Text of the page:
In Europe, I work for a small/honest internet business. We make a fair profit every month, so we wanted to deposit our profits in different banks, until we decide what to do with the money.

To our surprise, all the banks we contacted were reluctant to open a bank deposit for us (even an interest free deposit). They say they would make a loss on every EUR we deposit!

They would only open an account for us if we plan to do many transactions on that account, where they would take a fee (e.g. bank transfers to pay salaries, etc). But we just want to deposit the money!

Why do EU banks lose money on every EUR customers deposit into their accounts, even if they don't pay interest to customers anymore?

  • This isn't the case in the USA. Must be a Europe specific issue.
    – minou
    Commented Aug 10, 2020 at 12:13
  • you know what @gaefan I really think that's changing. banks in the US are now starting to be fussy about what sort of transactions you'll be doing, particularly for biz. accounts (sadly)
    – Fattie
    Commented Aug 10, 2020 at 12:56
  • 2
    The European Central Bank offers negative interest rates, which means banks must pay to store cash reserves there, but which they are also legally obligated to keep. Low-risk investments like some government bonds are also negative. Banks can't give consumers negative interest rates for marketing reasons so the rates drop from 0.01% to 0.001%. But as a business client … you'll definitely pay negative interest directly or indirectly through transaction fees. This is politically desired: governments want you to invest the money, not hoard it.
    – amon
    Commented Aug 10, 2020 at 17:09
  • Theres a diffrerence beetwen opening an account and deposit. Deposit is worse than bonds. Because they don't generate profit. But to bank it's a financial liability as the worth of that deposit is calculated into amount the bank need to put into Banking Indemnity Fund. Why do that if that deposit don't generate money? Commented Sep 9, 2020 at 15:00

1 Answer 1


Why do EU banks lose money on every EUR customers deposit into their accounts, even if they don't pay interest to customers anymore?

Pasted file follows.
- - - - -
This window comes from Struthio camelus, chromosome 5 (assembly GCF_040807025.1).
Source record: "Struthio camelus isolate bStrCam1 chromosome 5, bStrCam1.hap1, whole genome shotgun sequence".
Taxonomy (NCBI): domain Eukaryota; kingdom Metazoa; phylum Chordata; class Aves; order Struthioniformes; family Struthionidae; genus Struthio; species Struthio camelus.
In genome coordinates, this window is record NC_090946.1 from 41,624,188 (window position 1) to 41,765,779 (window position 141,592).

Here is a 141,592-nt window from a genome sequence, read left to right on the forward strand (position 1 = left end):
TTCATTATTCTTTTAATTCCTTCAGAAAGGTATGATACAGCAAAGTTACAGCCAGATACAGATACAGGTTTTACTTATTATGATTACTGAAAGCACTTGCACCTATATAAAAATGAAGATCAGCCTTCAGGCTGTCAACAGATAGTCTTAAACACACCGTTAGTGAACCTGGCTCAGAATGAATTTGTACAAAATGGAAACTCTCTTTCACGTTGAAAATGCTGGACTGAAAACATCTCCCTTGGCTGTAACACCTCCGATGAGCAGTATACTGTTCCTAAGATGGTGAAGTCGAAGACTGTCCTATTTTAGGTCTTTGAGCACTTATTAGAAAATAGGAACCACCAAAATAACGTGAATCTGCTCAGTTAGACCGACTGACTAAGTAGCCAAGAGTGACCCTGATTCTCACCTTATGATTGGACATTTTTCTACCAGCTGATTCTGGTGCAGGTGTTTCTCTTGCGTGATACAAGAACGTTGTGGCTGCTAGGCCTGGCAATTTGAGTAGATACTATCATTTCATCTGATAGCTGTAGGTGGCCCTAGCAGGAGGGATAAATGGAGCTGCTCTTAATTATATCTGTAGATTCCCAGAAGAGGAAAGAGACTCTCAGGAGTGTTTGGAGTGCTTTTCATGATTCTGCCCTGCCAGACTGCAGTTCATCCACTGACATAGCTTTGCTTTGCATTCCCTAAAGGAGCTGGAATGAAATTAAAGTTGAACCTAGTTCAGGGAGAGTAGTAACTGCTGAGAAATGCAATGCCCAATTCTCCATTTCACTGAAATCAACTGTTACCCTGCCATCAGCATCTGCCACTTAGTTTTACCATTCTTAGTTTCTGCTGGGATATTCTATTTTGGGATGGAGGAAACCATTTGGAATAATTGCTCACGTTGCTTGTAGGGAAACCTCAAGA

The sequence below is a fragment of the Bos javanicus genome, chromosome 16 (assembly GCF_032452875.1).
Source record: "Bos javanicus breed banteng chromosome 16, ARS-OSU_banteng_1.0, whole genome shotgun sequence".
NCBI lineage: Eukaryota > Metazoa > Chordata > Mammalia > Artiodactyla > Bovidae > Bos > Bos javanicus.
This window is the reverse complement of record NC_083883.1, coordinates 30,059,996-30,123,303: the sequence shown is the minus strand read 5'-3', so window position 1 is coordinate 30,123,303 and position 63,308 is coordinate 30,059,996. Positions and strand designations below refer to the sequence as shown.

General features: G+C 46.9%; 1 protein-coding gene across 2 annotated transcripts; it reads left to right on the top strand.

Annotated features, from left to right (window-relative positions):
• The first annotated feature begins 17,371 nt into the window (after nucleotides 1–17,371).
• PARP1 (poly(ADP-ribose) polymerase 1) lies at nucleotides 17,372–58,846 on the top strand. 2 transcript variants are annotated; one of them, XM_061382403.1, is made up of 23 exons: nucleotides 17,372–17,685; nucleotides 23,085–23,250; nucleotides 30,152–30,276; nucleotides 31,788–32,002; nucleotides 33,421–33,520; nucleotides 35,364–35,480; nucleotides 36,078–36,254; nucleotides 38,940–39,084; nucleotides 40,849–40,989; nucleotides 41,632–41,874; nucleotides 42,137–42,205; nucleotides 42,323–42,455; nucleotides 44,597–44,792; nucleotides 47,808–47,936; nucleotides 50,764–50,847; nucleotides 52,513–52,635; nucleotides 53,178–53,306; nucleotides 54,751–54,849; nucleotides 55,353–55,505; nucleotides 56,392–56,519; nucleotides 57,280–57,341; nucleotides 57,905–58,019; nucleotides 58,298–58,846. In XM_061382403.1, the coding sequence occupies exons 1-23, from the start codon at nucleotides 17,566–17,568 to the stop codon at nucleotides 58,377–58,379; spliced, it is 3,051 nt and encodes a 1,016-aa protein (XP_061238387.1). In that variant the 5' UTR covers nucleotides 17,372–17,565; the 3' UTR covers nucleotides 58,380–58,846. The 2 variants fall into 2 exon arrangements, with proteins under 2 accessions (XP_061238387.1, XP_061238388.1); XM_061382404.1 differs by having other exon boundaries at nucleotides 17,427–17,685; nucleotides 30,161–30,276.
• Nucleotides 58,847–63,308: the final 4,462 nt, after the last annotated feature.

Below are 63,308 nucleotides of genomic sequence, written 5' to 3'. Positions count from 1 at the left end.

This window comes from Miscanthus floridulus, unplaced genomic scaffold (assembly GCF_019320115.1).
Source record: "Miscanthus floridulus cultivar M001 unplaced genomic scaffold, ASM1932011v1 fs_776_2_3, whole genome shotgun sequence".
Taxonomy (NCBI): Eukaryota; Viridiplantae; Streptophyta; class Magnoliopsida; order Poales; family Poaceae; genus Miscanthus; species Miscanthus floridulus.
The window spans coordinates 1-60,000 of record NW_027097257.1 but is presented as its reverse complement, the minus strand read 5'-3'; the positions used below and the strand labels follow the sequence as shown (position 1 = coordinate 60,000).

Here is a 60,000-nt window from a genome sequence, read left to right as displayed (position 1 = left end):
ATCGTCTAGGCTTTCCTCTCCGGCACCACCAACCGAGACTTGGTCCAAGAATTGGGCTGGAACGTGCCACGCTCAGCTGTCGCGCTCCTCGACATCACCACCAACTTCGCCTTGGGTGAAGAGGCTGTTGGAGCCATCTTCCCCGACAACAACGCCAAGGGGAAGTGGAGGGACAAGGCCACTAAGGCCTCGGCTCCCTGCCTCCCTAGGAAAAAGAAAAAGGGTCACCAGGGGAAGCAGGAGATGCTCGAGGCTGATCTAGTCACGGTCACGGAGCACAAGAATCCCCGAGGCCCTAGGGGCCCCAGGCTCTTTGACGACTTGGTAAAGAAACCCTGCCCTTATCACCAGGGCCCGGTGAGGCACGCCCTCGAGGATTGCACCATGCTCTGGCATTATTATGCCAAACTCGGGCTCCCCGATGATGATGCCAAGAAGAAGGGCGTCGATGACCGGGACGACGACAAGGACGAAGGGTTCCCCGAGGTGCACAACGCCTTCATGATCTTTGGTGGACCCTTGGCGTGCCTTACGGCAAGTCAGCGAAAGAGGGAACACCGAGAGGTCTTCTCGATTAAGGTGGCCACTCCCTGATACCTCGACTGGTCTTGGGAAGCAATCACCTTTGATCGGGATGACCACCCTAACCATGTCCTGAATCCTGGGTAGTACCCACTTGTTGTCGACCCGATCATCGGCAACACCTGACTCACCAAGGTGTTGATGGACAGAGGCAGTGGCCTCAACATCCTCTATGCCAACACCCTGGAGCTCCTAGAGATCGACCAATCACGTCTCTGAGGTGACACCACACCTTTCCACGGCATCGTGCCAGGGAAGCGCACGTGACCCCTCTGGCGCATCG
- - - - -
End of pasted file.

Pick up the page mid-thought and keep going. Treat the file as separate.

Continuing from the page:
Obviously, it costs billions to run a huge retail organization like a bank.

Why would they take accounts which generate no fees?

There's "no mystery" here.

(You may be thinking about the fact that deposits are "worth" something to banks; i.e. it increases their fractional reserve base. Banks deal in trillions, and, a tiny amount of currency means nothing. Small customers are a nuisance they don't want. Note that indeed, if you wish to deposit 10s of millions, they will take it.)

  • the marginal cost of adding another 100k€ deposit is zero for them, because we don't do transactions we never call them. It's just an extra entry in a database. Plus, they have a little hope that since we are clients, we could buy other services from them in the future. I suspect they have a NON ZERO MARGINAL COST, to even give up the hope of doing business with a new client that came in at zero cost.
    – elemolotiv
    Commented Aug 10, 2020 at 15:56
  • 3
    Unfortunately it's a case of, you or I may think that but it's just not how it works. (For example, just to get going, it costs a small fortune for banks/similar to sign up new users; and support costs are HUGE for users. {if you personally "never call", so what, on average non-fee accounts call plenty.}) The answer is (sadly) straightforward; your guess that non-fee accounts "cost nothing" - is simply wrong, unfortunately.
    – Fattie
    Commented Aug 10, 2020 at 16:12
  • 4
    Starting from 100.000 EUR, some banks begin to charge negative interest simply because the bank does not get rid of that money. Commented Aug 10, 2020 at 16:30

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